Popular ballad tunes also become easier to locate, as they tended to appear in music collections, dance manuals, song books, instrumental instruction manuals, and broadsides. (This was the age of the broadside ballad. Most broadside ballads are not considered ballads, as we are using the term, but they frequently named the popular tunes to which they should be sung - and sometimes even provided the music - so they are valuable for what they tell us about the popular music of the day.)

c) Eighteenth-century balladry
The eighteenth century saw two major ballad revivals. One came in mid-century, and was marked by Bishop Thomas Percy's collection and publication (in his 1765 "Reliques of Ancient English Poetry") of many of the old ballads he was able to acquire. The other came at the end of the century, through the efforts of Sir Walter Scott and his circle. Most of our obviously-Scottish ballads date to this time or later. (These revivals are a mixed blessing from our perspective. We are indebted to them for a great deal of our current ballad repertoire. On the other hand, people like Thomas Percy were both eager to impute great antiquity to their ballads, and happy to `improve' them. The combination tends to muddy the historical record.)

Most magical and supernatural ballad themes also tend to enter ballads at this time. If a ballad has ghosts, or people returning from the dead, or magicians casting spells, it is most likely (thought not certain) to have come from the eighteenth century or later. In earlier ballads, supernatural influences are largely restricted to the devil and the occasional elf. (The latter tended to be unnatural minions of evil, not Tolkien-type elves.)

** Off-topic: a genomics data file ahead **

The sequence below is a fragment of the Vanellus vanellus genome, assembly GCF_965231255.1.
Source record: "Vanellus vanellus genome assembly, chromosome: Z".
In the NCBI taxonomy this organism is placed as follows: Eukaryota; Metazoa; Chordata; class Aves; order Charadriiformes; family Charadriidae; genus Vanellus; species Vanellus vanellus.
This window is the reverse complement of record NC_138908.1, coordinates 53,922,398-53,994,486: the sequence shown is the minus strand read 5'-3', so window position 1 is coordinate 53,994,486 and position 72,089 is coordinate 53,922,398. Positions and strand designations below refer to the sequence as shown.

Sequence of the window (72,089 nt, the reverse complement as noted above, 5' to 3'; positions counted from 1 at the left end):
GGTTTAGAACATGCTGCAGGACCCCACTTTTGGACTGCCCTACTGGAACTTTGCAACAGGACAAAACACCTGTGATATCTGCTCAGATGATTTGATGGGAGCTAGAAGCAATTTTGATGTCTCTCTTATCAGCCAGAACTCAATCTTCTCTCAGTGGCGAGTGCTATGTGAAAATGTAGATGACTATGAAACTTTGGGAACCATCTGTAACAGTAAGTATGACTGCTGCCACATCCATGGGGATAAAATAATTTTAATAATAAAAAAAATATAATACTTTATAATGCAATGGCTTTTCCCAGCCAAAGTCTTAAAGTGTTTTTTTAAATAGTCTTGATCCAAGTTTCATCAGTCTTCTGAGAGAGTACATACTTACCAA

d) The modern `rediscovery' of the ballad
By Child's day, in the latter part of the nineteenth century, many considered the ballad a literary form, only incidentally connected to song. Late in the century, however, scholars began to realize that an oral ballad tradition still survived in both England and the United States. Most of the traditional tunes we know were gathered in the frenzy of ballad collection that followed this realization, and most ballad performances with which people are familiar today are reworkings and updatings of that material.

Take a theme with broad appeal - a love triangle, a killing, an elopement, a haunting, a long-lost lover returned, a sea battle, a land battle, a rejected wooer grieving, a villain outwitted, a husband won, a monster defeated, or any of a hundred others. Set it to a easily-remembered verse form and a singable melody. Modify it as desired to suit the tastes of your audience, to fit a popular new tune, or maybe just to fill in gaps where you don't quite remember the lyrics you originally learned. This is a formula for a song that can survive in the popular domain for centuries.

At least, the idea of the song can survive for centuries through changes in lyrics, changes in melody, loss of old plot elements, and introduction of new ones. The bad news is that the versions of ancient ballads that survive to modern times tend to survive because they have been adapted to modern tastes. Sometimes we are lucky, and can find records of earlier versions of the same ballads, but usually what we have to work with is a relatively modern song in a very old tradition.

The good news is that when we are lucky, we have a song that - possibly with a bit of modification - is likely to appeal to modern listeners. The very factors that kept the ballad tradition alive work in our favor.

1 comment:

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I teach Film, Media and English Lit.